A major problem is that mothers are being given two strong but contradictory messages: that they should breastfeed and that they should get back to work. In the existing culture, it is almost impossible to combine the two tasks. Experts advise mothers to breastfeed for up to a year, if they can, to provide, for example, maximum protection against asthma. Yet large numbers of women are back at work within a few months of giving birth.

Helen Wilkinson, of the independent think-tank Demos, says that even in those still rare firms which have nurseries, the office culture makes it difficult for a woman to carry on breastfeeding once she returns to her job. "It should be as easy as going for a cigarette or a coffee break," she says, "but it is difficult to do in the work environment."

Given our culture, both Ms Prichard and the mayor are making good and valid points. By bringing Owen to the council chamber, her workplace, Ms Prichard was doing precisely what many child experts say is vital, staying with her child at the time when they are most psychologically vulnerable. At Owen's age, a child is just beginning to understand that his mother comes and goes, according to Eileen Orford, chair of the Child Psychotherapy Trust. "They are noticing the possibility of separation and need to hang on a bit more. The child really needs to be made to feel safe. He clings a bit, and if Mum deals with it sensibly, the child will eventually feel OK, confident that she will come back when she goes away. But if she does not deal with it well, difficulties can begin that carry right through into adulthood."

The mayor's solution is that instead of bringing children into an unreformed, hostile workplace, parents should keep them at home and stay with them there. It is, as she says, an old-fashioned solution; one that accepts the world as it is, rather than trying to change it. But her instincts will be endorsed by many parents who know how distracting it is for a child trying to sleep amid a hubbub and feed when there are lots of people about making noise. "It is very difficult to square the circle," says Mrs Thompson. "There is so much pressure on women to have a career and to be the perfect Mum."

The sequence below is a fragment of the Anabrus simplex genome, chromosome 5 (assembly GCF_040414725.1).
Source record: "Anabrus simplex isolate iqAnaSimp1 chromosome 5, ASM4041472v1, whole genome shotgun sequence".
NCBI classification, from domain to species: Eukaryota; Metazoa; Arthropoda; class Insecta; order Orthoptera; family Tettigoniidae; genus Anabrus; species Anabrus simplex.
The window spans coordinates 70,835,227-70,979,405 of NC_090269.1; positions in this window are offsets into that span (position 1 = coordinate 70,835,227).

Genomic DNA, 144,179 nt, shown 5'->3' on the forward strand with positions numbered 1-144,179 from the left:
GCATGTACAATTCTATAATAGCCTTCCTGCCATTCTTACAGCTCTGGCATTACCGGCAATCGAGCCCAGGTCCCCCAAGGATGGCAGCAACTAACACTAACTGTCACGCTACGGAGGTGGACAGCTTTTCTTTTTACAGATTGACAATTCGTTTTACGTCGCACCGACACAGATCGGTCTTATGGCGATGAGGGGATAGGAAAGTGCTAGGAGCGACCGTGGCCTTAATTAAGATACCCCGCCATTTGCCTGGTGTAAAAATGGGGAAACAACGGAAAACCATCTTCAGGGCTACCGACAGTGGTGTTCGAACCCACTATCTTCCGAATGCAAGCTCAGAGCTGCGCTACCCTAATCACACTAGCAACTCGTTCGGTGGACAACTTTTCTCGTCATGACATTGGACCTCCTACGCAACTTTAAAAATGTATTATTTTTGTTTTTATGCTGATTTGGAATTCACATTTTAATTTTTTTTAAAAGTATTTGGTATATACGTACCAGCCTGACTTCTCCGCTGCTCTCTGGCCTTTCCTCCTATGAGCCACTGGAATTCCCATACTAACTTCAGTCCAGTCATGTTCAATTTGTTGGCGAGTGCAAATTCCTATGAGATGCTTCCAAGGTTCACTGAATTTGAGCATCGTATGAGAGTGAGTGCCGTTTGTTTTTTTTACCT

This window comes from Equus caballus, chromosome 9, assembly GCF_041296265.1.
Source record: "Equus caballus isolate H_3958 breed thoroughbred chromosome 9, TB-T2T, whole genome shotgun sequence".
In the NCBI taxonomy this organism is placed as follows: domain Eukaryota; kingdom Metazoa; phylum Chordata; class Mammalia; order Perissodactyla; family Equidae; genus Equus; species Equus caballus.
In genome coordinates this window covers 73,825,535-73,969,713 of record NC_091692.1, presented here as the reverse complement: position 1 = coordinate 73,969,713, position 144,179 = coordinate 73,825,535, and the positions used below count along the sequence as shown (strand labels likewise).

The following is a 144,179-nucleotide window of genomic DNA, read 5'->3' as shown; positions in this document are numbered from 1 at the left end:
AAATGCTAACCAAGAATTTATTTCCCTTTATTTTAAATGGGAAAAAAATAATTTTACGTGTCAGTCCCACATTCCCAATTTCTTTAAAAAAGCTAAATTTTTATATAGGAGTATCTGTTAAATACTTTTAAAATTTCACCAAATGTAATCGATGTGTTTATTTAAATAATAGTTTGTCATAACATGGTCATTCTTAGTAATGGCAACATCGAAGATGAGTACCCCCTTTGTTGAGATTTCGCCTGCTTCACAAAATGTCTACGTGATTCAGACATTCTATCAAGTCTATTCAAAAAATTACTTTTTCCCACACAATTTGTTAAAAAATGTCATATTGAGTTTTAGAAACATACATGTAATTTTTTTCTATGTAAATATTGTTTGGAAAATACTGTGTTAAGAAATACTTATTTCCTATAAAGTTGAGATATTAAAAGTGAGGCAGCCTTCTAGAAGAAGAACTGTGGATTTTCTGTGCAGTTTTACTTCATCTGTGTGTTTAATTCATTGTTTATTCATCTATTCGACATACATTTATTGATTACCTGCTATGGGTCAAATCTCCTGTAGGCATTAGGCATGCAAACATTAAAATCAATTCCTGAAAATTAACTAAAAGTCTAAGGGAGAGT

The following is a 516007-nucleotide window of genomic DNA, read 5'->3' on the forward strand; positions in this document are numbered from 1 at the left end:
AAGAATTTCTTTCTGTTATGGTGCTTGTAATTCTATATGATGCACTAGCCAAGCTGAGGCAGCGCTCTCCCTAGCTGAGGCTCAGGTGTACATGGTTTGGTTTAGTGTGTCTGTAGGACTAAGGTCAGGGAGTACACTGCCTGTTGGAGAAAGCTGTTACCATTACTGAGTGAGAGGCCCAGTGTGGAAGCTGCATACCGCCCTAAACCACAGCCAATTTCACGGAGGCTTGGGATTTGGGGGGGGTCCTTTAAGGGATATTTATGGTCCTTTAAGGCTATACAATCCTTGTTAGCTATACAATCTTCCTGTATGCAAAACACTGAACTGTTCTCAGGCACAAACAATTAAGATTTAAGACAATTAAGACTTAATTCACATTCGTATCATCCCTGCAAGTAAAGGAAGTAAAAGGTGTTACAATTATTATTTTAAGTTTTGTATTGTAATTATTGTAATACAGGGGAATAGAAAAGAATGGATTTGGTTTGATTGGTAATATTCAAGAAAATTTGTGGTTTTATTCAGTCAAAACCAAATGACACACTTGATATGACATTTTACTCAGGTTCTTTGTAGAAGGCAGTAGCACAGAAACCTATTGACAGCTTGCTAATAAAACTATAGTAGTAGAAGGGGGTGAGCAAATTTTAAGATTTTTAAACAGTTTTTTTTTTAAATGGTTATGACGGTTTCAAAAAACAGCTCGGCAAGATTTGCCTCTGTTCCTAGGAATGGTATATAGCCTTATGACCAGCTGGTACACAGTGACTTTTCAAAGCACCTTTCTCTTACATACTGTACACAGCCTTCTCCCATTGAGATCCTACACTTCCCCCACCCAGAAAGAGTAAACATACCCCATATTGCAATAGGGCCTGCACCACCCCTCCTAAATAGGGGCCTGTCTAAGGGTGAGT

Helen Wilkinson, author of Time Out, a study of parental leave published next week, seems to straddle the divide between the two women. She thinks that it may be time to think again about the balance that is currently struck between work and family. "Parents do need to spend time with their babies away from work. There should be accommodation of women who need to breastfeed, but we need to get the balance right between working and caring for children."

The missing element in all of this is men. They designed the public, child-hostile world, in which women and children are having to make so many compromises. The presence of women in the workplace and Parliament is slowly altering the ethos in such institutions. But the changing attitudes of some men may in the end have a bigger impact. The increasing emphasis on active fatherhood and its requirement of shorter working hours, child- friendly work and more time at home may well help to create a new atmosphere. One in which it is both OK to breastfeed in the council chamber and once again a respectable and admirable choice to stay at home with your children n

PROMOTED VIDEO
Have you tried new the Independent Digital Edition apps?
Life and Style
ebooksA superb mix of recipes serving up the freshest of local produce in a delicious range of styles
Life and Style
ebooksFrom the lifespan of a slug to the distance to the Sun: answers to 500 questions from readers
Life and Style
techApp to start sending headlines, TV clips and ads to your phone
Arts and Entertainment
Taylor Swift crawls through the legs of twerking dancers in her 'Shake It Off' music video
musicEarl Sweatshirt thinks so
Life and Style
tech
Arts and Entertainment
Daniel Radcliffe and Zoe Kazan in What If
filmReview: Actor swaps Harry Potter for Cary Grant in What If
News
Our resilience to stress is to a large extent determined by our genes
science
Independent
Travel Shop
the manor
Up to 70% off luxury travel
on city breaks Find out more
santorini
Up to 70% off luxury travel
on chic beach resorts Find out more
sardina foodie
Up to 70% off luxury travel
on country retreats Find out more
Latest stories from i100
Have you tried new the Independent Digital Edition apps?
Independent Dating
and  

By clicking 'Search' you